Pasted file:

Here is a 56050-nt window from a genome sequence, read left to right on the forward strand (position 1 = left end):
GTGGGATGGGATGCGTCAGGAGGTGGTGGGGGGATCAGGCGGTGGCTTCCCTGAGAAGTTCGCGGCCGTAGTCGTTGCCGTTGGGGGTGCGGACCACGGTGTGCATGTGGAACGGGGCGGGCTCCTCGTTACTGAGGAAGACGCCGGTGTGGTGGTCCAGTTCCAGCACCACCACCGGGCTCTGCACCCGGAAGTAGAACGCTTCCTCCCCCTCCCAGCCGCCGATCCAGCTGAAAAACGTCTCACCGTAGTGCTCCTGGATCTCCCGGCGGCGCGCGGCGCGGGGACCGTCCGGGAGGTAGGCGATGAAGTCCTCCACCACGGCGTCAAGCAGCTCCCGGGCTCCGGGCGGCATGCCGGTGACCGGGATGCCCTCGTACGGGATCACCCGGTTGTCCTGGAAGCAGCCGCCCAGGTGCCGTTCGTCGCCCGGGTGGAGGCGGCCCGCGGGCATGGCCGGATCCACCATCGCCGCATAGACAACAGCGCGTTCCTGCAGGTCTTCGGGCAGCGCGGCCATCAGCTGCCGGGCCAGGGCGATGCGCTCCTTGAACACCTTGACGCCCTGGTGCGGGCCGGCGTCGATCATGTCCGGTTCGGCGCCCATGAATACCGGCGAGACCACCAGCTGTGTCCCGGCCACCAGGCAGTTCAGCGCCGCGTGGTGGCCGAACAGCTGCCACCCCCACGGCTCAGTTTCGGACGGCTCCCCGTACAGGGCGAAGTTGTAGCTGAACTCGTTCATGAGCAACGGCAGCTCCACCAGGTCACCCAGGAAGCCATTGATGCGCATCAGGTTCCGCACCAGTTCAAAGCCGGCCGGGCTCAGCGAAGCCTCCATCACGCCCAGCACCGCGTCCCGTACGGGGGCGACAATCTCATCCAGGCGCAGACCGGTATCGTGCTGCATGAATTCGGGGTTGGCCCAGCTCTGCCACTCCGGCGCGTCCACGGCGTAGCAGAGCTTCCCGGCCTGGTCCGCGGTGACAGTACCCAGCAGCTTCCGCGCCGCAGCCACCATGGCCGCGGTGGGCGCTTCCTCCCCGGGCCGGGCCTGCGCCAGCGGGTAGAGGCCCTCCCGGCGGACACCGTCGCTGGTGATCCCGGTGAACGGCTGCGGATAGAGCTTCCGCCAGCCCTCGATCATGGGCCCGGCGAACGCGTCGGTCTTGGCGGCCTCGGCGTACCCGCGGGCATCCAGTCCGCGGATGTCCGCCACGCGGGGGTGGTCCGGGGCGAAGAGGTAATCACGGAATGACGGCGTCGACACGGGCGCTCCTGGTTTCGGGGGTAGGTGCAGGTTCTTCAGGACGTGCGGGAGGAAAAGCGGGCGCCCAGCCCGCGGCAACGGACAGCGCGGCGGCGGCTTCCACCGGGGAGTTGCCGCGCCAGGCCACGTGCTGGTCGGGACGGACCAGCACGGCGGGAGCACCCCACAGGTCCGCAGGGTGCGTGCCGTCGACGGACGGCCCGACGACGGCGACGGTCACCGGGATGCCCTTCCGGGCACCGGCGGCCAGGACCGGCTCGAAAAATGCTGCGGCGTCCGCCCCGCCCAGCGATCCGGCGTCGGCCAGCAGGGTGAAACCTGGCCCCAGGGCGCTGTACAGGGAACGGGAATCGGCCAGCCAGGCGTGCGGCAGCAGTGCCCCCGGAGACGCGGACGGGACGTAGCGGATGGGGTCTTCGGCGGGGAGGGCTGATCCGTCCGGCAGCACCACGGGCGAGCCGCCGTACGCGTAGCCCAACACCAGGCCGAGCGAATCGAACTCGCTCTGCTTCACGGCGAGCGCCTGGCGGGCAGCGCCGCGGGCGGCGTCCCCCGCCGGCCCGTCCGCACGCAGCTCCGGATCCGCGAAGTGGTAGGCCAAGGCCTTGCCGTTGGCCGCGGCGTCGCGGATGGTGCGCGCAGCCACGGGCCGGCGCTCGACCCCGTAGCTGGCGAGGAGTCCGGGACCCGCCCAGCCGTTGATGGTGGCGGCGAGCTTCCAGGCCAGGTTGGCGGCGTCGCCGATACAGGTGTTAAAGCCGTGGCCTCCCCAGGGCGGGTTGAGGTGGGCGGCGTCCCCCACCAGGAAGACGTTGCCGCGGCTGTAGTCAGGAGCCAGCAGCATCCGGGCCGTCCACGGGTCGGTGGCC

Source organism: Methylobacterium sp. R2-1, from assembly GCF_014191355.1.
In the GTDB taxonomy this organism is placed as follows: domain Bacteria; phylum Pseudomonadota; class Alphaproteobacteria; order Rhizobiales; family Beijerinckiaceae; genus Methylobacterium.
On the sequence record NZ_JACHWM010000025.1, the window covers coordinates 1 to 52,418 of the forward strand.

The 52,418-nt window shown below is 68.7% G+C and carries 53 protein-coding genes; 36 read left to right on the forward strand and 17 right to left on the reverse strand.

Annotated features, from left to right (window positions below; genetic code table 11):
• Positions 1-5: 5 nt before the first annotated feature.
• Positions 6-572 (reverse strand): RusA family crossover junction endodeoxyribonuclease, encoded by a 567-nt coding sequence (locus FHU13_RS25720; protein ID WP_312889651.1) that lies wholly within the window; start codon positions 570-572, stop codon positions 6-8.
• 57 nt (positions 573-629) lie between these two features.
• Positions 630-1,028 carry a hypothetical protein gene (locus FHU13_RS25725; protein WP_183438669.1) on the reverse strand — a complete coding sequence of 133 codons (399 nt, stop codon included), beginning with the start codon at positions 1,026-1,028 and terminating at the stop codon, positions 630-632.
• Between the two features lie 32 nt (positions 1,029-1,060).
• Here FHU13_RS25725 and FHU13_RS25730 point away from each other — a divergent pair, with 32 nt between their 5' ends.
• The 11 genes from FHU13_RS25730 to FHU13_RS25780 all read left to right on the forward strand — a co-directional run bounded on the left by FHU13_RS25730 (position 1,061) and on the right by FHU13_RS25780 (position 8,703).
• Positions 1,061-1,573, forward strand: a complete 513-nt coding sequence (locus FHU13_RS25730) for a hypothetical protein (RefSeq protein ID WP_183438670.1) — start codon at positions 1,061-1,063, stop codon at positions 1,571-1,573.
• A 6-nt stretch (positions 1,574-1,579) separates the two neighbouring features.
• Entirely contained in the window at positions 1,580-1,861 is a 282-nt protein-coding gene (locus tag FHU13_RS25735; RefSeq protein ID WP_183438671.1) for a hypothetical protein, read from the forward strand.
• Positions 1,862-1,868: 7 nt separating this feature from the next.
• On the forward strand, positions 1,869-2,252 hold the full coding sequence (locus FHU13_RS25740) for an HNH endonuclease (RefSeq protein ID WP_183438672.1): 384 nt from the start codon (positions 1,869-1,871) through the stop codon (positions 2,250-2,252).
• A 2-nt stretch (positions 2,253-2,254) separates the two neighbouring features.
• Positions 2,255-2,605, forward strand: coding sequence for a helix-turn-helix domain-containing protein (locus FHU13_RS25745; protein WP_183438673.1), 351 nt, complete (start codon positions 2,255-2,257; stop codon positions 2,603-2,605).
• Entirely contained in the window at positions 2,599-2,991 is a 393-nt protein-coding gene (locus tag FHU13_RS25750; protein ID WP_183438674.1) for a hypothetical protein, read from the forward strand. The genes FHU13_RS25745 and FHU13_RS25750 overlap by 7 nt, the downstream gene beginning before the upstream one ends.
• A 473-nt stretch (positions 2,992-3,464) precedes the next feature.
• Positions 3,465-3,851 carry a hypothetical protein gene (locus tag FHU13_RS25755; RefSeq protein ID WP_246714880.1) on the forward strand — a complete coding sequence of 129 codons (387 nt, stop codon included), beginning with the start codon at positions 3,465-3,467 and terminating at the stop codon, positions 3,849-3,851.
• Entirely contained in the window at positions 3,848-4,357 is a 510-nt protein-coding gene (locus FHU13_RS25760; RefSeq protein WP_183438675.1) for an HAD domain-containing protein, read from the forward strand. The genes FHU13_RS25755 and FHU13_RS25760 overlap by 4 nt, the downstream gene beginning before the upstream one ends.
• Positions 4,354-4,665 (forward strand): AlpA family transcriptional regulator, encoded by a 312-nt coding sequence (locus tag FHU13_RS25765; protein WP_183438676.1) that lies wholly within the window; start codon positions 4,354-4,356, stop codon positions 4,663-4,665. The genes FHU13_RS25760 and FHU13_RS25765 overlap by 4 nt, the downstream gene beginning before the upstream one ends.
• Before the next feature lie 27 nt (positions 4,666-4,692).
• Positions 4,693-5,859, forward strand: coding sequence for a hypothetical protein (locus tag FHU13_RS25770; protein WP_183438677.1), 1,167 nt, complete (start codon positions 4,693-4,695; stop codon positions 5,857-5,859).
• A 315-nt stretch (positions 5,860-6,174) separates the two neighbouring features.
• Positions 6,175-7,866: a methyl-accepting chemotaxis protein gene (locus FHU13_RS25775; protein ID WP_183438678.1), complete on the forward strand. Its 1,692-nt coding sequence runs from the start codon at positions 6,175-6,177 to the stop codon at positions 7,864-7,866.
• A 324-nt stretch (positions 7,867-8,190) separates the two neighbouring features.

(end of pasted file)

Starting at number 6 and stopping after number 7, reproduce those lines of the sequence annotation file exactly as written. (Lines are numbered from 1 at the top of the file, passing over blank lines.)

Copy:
The 52,418-nt window shown below is 68.7% G+C and carries 53 protein-coding genes; 36 read left to right on the forward strand and 17 right to left on the reverse strand.

Annotated features, from left to right (window positions below; genetic code table 11):